Friday, January 24, 2014

8 HP Briggs Trash Pump (part 2)

I posted on SmokeStack and the best suggestion to cool a pump while testing the engine was to keep a hose running in the pump.

A city worker said this was a good engine but the pump would not make suction.   I am not sure that he wasn't confusing it with the OHV engine.  He figured the pump impeller was worn.  It could also be a seal but I am wondering if one could fix a worn impeller by filing or milling the case down and maybe lapping the impeller to the case.  Or just shimming the impeller forward.

The main jet on this carb is stripped.  The jet was clogged and did not open with ultrasonic cleaning.  I poked it open with a wire but that does not open the side passages.

Unfortunately the heater on the ultrasonic cleaner has died.  It does have a year warrenty.

Plan to clean the carb.
  1. soak jet with carb cleaner
  2. clean in the ultrasonic using water heated to 140F + dawn + ammonia
  3. Blow out with compressed air
  4. repeat
I wonder if carb cleaner is less effective at 8F.  Maybe better wait on this till it warms up this afternoon.  Ah where there is a will there is a way.

So the idea is to spray the carb outside and then seal it in the plastic box and bring it inside where it is warm. In theory the house will not end up smelling like carb cleaner.

I placed an old mower tank above the engine and it started with a bit of priming.

The carb seems to be clean I will know better when I get the fuel pump hooked up.  The problem is The plastic elbow.  The part runs $5 to $10.  To get the old one out you rip the plastic out and then

I wish I had thought to put some cleaner in the fuel.

To do the testing I poured a 5 gallon bucket of water into the pump.  I also pulled a 3 inch chunk of concrete out the bottom of the pump.  Has me wondering if it chewed up the impeller.   I guess that is a good reason to take the pump off.  But I am some what worried about ruining the seal when I do.  Need to get the pump number and find a diagram.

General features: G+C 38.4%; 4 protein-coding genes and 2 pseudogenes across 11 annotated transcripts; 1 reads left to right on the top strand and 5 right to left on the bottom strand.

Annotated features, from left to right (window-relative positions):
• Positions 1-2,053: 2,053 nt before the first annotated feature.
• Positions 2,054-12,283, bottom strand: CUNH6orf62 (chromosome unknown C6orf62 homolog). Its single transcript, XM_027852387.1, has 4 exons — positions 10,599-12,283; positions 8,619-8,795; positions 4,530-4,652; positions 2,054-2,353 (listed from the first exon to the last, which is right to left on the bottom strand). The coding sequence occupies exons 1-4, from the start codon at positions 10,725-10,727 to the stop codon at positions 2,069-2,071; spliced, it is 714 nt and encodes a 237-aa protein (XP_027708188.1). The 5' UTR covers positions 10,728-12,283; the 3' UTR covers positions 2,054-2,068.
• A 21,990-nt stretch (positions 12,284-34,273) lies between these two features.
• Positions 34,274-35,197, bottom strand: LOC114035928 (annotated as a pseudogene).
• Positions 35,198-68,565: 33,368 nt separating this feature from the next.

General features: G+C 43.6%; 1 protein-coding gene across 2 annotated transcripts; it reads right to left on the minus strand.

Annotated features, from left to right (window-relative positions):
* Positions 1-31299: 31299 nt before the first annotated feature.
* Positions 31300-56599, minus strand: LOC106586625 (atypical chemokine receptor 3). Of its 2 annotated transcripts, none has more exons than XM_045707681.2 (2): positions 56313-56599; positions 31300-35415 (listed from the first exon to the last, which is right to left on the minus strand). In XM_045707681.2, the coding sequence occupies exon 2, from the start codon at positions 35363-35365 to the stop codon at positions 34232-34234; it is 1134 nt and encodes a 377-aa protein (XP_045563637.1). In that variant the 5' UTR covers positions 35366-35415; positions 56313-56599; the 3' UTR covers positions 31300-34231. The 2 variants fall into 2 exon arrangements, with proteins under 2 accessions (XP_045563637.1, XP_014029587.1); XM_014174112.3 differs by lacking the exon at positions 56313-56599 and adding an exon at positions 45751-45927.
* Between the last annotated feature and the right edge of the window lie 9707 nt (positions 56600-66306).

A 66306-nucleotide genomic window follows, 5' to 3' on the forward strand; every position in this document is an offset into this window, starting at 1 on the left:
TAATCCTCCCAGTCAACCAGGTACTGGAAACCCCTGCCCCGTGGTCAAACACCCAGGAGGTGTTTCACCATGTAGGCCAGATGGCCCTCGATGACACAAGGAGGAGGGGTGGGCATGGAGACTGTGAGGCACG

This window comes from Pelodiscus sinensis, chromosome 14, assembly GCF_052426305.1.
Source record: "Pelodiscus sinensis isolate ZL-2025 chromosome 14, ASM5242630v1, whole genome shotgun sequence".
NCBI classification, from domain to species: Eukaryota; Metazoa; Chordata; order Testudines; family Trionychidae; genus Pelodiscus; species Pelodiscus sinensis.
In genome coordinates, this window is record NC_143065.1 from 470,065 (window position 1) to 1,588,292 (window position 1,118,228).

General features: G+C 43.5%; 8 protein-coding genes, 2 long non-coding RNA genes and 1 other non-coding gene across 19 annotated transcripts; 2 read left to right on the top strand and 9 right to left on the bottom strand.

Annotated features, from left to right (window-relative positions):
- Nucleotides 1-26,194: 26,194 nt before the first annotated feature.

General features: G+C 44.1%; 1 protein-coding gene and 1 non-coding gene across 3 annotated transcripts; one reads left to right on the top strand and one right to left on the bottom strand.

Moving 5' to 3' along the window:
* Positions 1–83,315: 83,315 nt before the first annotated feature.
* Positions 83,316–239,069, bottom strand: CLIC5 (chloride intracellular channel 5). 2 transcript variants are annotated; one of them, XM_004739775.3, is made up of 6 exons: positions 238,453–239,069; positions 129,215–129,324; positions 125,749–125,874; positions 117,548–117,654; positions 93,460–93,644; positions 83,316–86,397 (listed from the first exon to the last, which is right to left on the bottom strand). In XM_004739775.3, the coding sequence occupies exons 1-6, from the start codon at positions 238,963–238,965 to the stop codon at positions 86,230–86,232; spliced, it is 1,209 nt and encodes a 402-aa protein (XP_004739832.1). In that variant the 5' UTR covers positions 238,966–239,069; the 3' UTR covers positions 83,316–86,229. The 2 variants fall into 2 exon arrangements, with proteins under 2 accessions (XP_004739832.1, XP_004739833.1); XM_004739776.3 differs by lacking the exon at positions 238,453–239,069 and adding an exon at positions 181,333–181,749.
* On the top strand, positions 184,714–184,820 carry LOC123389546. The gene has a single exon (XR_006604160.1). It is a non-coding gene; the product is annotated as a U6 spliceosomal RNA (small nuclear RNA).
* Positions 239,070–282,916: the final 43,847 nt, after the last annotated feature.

Tomorrow I will pick up some new gas line if there is any in town.  Then I can hook in the fule pump which seems to be working.  I pumped the crappy gas out of the old line anyway.  Maybe pump some clean fuel through prior to hooking it in to the carb.  Need a 2nd gas tank for that and the one that goes with this engine needs to be red-kote'd.  I do not want to do that till I am sure it is really working.
 Yeah still do not trust the carb.

Saturday January 25th

I changed the fuel lines and it ran for a short while a stopped.  The fuel pump was not working!

To be sure I would not loose anything the pump was opened on the workbench rather then the picnic table.
The diaphragm, gasket and pump spring were good but the 2 tiny little springs were missing.  This image and the one above were take immediately after splitting the pump so I know I did not loose them.  They are tiny fiddly bits and I can understand how they can get overlooked or lost in a field repair.

This diagram came in handy when hooking it back up.  The missing springs are #4.

With the repaired fuel pump back in place it started and ran.   But the fuel inlet on the carb still leaked like crazy.  I should order a new bowl gasket too.

When the fuel inlet arrives I need to pull the carb to install it.  Then I can put the engine plastic and sheet metal back in place.  That should wrap it up for the engine.  

Note to self.  Change oil.